Kate Metcalf

Health disco OG image
Kate Metcalf

Kate Metcalf

Health disco academic program
Public health, health tech
healthy disco cohort year

Research Reflection

Hi! My name’s Kate, I'm a sophomore studying accounting and public health with an option in health management and policy. For the past six months I’ve had the eye-opening opportunity to engage in interdisciplinary research between the College of Health and the College of Engineering. Through Professor Naomi Fitters’ SHARE Lab and the URSA Engage program, I have been involved in research on human-robot interaction in skilled nursing facilities. The research I have been exploring looks into these interactions to help inform and imagine how robotics can be used to benefit the social well-being of residents in clinical care settings. During this time, I’ve learned more than I could have imagined about robotics, human interactions, various software tools, and socially assistive robotics, but I also learned a larger lesson on what interdisciplinary research entails and the value it provides.


The SHARE Lab has prioritized its cross-disciplinary connections among researchers in robotics, gerontology, human development, public health and other fields. This emphasis on cross collaboration is what stood out to me the most about the SHARE Lab. Walking into Graf Hall for my first lab meeting, I knew that I had an opportunity to learn about a completely new area of study. While at first being surrounded by the buzz of the various fabrication labs was intimidating, it soon became a reminder of how lucky I was to be able to experience and contribute to this unique form of research.

Kate Metcalf and others

My role in this project was to conduct video annotations of interactions between residents of a local skilled nursing facility and a robot, which conducted various social activities. This task entailed identifying significant behaviors, gestures and expressions that could provide insight into the social impact this robot could have on residents. The software ELAN was used to annotate videos and structure a system of organizing different significant observations. This process involved collaborating with engineers on the team and providing feedback on how video collection could be improved, as well as working alongside gerontology experts on how interactions among older adults can be characterized.

Kate Metcalf's research poster

Although the lessons I have learned about data collection, qualitative metrics, human-robot interactions and my brief survey of robotics will stay with me, the experience of pushing myself to explore a new academic field has left the biggest impact. I know that whatever my future career or academic pursuits look like I will be better off because of my experiences working with people and disciplines whom I otherwise wouldn’t have crossed paths with.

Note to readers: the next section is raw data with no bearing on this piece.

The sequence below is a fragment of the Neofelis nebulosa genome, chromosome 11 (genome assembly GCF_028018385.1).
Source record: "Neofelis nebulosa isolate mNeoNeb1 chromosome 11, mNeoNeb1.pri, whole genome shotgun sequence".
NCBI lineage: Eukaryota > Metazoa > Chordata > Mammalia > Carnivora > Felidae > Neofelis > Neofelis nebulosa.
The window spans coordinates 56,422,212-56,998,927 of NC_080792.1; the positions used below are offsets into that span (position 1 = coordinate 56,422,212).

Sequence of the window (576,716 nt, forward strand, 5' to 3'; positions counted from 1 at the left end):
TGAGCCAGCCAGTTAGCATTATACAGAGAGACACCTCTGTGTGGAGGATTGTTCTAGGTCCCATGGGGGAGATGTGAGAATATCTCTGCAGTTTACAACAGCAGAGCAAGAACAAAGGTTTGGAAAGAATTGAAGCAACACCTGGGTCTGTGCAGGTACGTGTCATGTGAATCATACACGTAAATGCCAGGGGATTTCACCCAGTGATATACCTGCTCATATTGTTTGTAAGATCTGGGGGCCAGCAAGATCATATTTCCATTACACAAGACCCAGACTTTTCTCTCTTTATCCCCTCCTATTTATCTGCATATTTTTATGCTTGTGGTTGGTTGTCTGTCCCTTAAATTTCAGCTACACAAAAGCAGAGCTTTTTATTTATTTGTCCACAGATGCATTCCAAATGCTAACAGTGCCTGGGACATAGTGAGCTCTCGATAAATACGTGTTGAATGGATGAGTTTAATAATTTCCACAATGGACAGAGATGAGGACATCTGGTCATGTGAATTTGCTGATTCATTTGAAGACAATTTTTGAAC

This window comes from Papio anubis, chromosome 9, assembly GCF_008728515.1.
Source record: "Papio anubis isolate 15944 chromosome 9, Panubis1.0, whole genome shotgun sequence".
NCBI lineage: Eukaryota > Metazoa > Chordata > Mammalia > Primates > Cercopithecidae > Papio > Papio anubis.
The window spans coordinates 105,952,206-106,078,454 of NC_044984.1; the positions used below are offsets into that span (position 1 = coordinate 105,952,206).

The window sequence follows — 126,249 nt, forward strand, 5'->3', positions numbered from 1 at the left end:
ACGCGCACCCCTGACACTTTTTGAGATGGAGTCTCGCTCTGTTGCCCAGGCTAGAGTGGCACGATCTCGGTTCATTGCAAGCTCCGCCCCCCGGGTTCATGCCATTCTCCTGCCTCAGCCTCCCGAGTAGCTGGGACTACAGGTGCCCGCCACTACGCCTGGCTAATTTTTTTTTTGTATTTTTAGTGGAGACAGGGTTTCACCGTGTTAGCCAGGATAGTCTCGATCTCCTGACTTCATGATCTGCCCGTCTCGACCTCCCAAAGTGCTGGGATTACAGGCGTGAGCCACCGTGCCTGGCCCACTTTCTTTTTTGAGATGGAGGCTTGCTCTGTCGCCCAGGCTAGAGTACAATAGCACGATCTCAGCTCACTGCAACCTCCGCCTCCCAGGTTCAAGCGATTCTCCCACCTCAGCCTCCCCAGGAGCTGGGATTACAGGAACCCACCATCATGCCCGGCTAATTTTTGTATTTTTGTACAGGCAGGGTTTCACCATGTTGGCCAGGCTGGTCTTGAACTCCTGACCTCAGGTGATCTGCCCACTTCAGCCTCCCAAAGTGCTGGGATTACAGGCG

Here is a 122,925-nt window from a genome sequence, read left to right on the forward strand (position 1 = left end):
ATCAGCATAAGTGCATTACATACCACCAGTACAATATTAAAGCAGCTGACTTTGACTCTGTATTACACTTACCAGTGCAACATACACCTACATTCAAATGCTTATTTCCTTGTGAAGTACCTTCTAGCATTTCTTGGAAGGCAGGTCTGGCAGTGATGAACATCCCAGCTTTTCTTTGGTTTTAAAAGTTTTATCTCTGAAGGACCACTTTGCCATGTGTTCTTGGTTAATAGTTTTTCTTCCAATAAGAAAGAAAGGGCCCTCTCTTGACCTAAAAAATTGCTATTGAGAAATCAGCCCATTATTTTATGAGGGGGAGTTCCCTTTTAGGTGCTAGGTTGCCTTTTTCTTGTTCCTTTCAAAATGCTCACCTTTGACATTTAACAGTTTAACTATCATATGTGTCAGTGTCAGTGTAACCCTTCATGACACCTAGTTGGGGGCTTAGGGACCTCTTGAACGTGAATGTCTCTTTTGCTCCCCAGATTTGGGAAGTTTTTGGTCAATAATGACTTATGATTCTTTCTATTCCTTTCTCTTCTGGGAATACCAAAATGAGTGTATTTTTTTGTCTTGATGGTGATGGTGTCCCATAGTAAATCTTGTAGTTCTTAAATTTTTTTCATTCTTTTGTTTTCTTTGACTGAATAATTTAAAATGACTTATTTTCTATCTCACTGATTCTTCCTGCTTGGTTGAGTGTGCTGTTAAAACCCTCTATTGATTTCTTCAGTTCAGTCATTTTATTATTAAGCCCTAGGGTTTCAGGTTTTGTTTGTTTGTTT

Why did you choose the College of Health at OSU to pursue your studies?

I was drawn to the College of Health because I appreciated how Oregon State had a clear commitment to population health through its actions and interdisciplinary academics. One persuading aspect of OSU was its deep involvement with research and public health practice. That fact I can say that I go to a school, and am actively involved with, some of the world's leading research that allows people to live longer, healthier lives is amazing and fulfilling in so many ways. It was clear to me that the COH at OSU cares about its students, its local community, and the field of population health sciences.

What sparked your interest in health?

My interest in health and public health stemmed from a broader appreciation of many different fields. I was interested in the infectious disease bio of epidemiology just as much as the policy that runs our health systems. I found a home for my varied academic interests in public health, which is an inherently interdisciplinary field. The holistic ‘systems thinking’ perspective taken by this field is a way of thinking that I am comfortable with and have found to be academically satisfying.

Why are you interested in research?

Research was originally something that really excited me, but I was initially intimidated by the opportunities in front of me. I have since found that my involvement in research has built my confidence in my career path and my academic abilities. Witnessing and contributing to novel technologies and innovations is something that appeals to me. Additionally, research is an opportunity for me to explore new academic areas that interest me that are outside the scope of my coursework. I appreciate how through research I am exposed to new areas and skill sets.

What research will you be working on and with whom?

I am currently involved with research through the SHARE lab with Professor Naomi Fitter. The SHARE lab’s research focuses on human-robot interactions and the creation of socially assistive robots for health care settings.

What are your future career and/or academic plans?

My career goal is ultimately to work on the enterprise side of new health innovations. Working in public health consulting or the growing field of health tech are both industries that interest me as potential career possibilities. After graduation, I plan on going on to graduate school and hopefully earning my Master of Public Health degree.


The Healthy Discoveries undergraduate research program is made possible with the generous support of the Patricia Valian Reser Fund for Experiential Learning.